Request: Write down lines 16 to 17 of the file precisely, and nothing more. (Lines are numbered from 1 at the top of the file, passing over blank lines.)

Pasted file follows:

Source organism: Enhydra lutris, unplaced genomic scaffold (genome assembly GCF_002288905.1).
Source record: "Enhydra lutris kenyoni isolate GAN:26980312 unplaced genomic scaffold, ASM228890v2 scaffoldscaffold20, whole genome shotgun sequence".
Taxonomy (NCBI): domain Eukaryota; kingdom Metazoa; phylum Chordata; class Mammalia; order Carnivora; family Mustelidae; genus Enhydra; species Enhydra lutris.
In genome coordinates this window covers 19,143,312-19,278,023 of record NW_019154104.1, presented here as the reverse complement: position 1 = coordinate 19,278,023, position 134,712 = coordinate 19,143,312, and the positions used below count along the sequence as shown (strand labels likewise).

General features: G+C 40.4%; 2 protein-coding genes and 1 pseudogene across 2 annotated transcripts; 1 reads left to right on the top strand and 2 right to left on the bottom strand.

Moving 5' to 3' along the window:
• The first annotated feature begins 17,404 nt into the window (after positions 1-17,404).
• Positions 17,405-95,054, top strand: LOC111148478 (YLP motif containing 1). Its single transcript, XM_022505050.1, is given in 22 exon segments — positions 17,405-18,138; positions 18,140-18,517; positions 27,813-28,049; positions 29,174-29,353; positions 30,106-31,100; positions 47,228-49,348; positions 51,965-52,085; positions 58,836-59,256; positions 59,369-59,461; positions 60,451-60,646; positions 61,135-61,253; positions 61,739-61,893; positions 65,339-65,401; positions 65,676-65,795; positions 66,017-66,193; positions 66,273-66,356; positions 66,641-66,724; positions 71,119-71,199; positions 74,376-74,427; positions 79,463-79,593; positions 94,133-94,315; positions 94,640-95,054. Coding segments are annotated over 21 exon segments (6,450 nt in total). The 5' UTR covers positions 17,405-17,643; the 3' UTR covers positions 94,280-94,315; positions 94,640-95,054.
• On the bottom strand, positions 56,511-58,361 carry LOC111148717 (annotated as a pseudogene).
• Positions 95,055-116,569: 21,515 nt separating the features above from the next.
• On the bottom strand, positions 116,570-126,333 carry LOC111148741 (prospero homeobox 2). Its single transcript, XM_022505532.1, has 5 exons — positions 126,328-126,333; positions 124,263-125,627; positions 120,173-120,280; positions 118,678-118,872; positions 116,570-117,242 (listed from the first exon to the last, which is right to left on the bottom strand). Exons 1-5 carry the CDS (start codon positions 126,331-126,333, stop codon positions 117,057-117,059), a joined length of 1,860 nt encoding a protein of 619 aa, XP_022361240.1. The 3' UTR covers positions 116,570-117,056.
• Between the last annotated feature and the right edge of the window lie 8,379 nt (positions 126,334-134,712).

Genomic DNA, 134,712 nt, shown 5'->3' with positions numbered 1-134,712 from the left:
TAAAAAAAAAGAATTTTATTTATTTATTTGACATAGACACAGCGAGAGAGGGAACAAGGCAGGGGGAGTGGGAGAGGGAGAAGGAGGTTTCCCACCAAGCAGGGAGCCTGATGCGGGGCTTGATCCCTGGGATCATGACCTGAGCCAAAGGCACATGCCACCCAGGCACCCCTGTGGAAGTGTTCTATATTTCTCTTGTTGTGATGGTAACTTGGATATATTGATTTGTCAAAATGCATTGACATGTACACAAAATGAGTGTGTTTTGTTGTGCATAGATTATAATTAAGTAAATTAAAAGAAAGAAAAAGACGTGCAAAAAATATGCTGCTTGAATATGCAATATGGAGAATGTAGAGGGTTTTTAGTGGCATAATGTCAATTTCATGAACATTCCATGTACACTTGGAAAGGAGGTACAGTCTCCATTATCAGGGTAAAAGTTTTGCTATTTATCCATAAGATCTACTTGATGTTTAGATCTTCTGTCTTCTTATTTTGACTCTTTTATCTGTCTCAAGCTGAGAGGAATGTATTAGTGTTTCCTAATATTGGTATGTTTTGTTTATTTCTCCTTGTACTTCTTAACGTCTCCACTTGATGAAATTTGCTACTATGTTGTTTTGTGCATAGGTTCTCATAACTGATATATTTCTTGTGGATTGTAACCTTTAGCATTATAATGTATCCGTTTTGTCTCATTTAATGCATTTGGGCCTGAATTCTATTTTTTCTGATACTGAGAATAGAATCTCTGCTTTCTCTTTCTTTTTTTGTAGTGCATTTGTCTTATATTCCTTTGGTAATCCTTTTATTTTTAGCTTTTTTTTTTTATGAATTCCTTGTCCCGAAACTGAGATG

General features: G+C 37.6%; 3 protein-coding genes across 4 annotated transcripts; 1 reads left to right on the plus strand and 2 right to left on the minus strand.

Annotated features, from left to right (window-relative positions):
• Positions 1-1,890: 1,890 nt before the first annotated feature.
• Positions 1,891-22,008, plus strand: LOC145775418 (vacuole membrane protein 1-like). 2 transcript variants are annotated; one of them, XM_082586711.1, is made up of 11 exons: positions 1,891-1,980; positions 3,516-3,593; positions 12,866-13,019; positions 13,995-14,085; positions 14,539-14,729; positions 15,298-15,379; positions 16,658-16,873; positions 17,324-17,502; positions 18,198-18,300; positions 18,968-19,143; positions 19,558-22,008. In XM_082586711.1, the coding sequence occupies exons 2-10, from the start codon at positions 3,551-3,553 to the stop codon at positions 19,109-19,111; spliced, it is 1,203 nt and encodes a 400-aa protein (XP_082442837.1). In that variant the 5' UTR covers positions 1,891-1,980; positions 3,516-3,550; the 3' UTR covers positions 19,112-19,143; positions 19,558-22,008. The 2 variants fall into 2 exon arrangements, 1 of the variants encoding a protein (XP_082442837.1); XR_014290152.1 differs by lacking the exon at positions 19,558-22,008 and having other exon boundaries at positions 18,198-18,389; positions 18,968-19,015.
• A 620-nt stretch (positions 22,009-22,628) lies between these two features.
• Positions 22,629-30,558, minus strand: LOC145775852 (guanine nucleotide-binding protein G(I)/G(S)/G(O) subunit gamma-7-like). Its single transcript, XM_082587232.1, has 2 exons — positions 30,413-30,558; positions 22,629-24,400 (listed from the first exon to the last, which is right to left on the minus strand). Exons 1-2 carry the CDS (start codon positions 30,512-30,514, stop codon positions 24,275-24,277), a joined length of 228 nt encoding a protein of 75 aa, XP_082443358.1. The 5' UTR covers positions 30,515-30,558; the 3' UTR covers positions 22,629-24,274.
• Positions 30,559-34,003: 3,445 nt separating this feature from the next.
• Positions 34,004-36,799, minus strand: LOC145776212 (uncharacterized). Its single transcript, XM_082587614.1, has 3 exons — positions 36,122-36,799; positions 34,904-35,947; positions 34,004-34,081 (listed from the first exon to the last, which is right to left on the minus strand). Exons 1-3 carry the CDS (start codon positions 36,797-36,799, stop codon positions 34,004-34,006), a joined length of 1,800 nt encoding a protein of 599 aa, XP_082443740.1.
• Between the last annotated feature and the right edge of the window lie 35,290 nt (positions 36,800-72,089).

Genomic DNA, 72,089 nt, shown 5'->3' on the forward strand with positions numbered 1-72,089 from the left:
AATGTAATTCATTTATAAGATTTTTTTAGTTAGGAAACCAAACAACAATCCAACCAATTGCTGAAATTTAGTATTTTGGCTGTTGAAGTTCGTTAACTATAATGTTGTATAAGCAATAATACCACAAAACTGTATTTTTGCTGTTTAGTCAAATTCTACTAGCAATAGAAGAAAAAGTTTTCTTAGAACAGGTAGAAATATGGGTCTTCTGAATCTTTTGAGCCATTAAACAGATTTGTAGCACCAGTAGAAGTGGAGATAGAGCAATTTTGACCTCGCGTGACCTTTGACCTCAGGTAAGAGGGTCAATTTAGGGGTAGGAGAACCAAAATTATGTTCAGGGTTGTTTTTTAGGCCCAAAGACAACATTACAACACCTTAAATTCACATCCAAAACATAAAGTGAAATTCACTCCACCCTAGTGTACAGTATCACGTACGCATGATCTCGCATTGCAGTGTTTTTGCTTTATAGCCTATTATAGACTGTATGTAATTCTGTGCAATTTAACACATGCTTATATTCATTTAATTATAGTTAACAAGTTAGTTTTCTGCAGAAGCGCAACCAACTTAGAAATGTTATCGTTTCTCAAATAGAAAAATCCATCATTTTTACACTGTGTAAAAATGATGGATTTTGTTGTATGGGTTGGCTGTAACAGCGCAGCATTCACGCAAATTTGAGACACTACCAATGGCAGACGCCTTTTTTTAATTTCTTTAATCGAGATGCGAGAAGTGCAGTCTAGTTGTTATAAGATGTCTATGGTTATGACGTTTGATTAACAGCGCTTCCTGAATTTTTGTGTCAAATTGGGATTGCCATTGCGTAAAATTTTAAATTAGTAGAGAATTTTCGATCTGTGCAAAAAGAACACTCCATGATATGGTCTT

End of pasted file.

Annotated features, from left to right (window-relative positions):
• Positions 1-1,890: 1,890 nt before the first annotated feature.